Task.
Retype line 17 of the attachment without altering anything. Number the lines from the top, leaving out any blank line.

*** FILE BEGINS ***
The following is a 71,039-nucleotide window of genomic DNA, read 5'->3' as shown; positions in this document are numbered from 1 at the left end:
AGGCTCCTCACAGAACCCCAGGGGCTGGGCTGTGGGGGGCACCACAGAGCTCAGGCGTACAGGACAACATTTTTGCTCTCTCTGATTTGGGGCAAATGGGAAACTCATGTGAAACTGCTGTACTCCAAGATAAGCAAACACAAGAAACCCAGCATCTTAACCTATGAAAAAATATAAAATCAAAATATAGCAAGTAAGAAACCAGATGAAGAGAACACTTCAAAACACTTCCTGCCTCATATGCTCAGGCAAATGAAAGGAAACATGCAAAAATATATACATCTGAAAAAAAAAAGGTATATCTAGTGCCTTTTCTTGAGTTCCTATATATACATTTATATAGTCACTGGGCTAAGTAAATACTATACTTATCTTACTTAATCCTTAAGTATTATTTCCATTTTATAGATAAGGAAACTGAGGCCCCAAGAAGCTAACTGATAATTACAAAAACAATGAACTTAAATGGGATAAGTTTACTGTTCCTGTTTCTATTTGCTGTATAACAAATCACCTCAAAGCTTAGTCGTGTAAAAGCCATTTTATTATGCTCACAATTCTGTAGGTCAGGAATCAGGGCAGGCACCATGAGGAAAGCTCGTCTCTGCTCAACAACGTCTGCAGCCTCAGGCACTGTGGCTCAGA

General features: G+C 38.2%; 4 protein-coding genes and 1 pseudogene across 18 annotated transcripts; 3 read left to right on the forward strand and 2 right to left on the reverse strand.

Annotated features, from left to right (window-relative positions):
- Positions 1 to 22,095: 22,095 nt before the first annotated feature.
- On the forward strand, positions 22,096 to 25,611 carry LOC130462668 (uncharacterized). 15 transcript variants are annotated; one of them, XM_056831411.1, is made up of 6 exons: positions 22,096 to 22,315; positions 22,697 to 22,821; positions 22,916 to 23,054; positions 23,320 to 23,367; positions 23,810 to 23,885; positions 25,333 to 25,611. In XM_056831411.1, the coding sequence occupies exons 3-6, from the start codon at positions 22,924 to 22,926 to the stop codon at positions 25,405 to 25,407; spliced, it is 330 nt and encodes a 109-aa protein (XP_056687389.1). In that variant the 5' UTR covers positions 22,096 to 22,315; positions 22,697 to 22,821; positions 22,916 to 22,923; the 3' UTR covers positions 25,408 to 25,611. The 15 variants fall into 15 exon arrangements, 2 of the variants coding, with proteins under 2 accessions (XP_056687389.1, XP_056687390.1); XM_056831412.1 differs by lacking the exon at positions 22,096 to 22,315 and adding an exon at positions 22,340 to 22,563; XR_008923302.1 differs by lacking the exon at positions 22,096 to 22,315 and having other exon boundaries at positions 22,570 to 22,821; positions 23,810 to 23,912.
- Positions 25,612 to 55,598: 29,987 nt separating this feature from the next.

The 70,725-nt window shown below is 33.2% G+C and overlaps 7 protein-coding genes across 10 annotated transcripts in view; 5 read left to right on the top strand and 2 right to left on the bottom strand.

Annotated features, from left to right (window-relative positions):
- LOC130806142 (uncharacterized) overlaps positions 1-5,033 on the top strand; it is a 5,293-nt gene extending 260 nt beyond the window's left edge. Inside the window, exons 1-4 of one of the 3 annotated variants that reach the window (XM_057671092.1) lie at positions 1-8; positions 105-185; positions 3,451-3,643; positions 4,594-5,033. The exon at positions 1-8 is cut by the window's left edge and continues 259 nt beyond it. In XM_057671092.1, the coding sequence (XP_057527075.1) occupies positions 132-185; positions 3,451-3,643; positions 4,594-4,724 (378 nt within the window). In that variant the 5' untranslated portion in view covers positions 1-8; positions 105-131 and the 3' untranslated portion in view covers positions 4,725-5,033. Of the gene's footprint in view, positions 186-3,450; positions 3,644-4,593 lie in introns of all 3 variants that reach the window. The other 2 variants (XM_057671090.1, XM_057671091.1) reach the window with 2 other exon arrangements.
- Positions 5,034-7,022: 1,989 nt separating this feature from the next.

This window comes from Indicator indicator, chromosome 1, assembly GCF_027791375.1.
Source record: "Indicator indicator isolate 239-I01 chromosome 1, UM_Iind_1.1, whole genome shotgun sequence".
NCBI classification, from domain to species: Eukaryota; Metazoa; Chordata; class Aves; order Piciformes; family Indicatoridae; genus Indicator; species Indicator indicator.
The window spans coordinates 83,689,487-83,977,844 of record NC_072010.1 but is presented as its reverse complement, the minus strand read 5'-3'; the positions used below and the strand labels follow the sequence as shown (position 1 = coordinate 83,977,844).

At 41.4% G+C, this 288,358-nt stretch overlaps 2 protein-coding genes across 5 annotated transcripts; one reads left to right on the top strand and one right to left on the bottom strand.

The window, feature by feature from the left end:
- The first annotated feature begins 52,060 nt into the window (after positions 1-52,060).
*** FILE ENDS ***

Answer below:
The window, feature by feature from the left end: